The other prime factor in this film's success is because of none other than its star, Tom Cruise. Cruise's career has gone through some peaks and valleys since the first film came out, but within the past decade, he seems to have found his groove as a big action star. With the Mission: Impossible movies getting bigger and the stunts that Cruise attempts to pull off getting wilder, now feels like the right time for Cruise to return for a Top Gun sequel. He gets to do his action star schtick, but this is one of his better performances in the past several years period. He approaches the character with the same cocky energy as he did in the original, but there is also a layer of experience and regret that he carries, which he explores throughout the film. He truly inhabits the character of Maverick fully, and he feels much more like a real person as well. It's still a big movie star performance, but it's a great one at the very least.
The film has a stacked supporting cast as well, made up of people who are reliably good in just about everything they do. I was glad to see Jennifer Connelly in this film, as it's been a while since I've seen her in something. She takes what could have been a thankless role as Maverick's old flame, and adds in some details that make her feel a bit more three-dimensional. I was also impressed by Miles Teller, who is quite good as Rooster, Goose's son and one of the pilots Maverick is training. I've never been a huge fan of Teller, but he brings quite a bit to the role, and holds his own against Cruise. I was also a fan of Glen Powell as Hangman, another pilot in the training group. He manages to be overly-confident without being annoying, and has a strange likability to him. I also have to bring up Val Kilmer, who is only in the film briefly, but makes his time count in a major way. He has one scene with Cruise that I don't want to spoil, but it is one of the most powerful moments of the entire film.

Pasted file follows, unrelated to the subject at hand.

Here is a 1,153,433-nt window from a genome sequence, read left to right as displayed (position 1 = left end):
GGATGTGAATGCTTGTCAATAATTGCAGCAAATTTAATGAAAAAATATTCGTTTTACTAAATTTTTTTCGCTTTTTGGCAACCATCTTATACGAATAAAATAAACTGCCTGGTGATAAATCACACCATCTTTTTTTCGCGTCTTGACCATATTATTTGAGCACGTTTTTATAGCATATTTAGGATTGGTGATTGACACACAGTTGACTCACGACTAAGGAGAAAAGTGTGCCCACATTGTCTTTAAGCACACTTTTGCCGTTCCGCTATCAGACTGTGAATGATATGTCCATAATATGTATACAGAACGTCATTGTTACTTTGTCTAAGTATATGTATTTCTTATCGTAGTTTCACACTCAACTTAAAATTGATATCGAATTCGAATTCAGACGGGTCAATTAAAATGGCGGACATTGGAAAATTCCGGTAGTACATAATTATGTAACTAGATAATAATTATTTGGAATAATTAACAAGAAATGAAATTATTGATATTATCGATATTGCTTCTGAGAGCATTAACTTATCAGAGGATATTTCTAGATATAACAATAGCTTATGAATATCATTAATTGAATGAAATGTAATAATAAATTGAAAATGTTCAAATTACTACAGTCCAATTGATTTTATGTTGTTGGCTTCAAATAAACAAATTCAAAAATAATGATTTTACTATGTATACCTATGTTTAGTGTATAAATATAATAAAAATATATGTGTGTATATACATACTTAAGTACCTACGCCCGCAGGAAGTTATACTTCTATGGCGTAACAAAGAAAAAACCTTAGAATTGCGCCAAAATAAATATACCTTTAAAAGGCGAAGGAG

There is a scene in the film where Maverick is breaking down what it takes in order for the mission to succeed, and he refers to two seemingly impossible tasks as "Miracle 1" and "Miracle 2". In a way, this can also apply to the film itself. Miracle 1 is this film being a fantastic sequel to an iconic, well-loved movie, and Miracle 2 is this just being an incredible action blockbuster in it's own right. I am still in a bit of disbelief that this film is as good as it is, but the more I think about it, the more I realize that I truly like this film a lot. I don't want to be too hyperbolic, but this film is easily one of the best action films I've seen in a long time, and is arguably the first great action movie of the 2020's. It's the rare sequel that comes way after the original film that truly works well, and is both an absolute thrill ride and a surprisingly touching ode to the original. No one is more surprised that this film works as well as it does than me, and I am already wanting to see it again as soon as I can. It's sure to be one of the best films of the summer, and might very well be among the best of the year.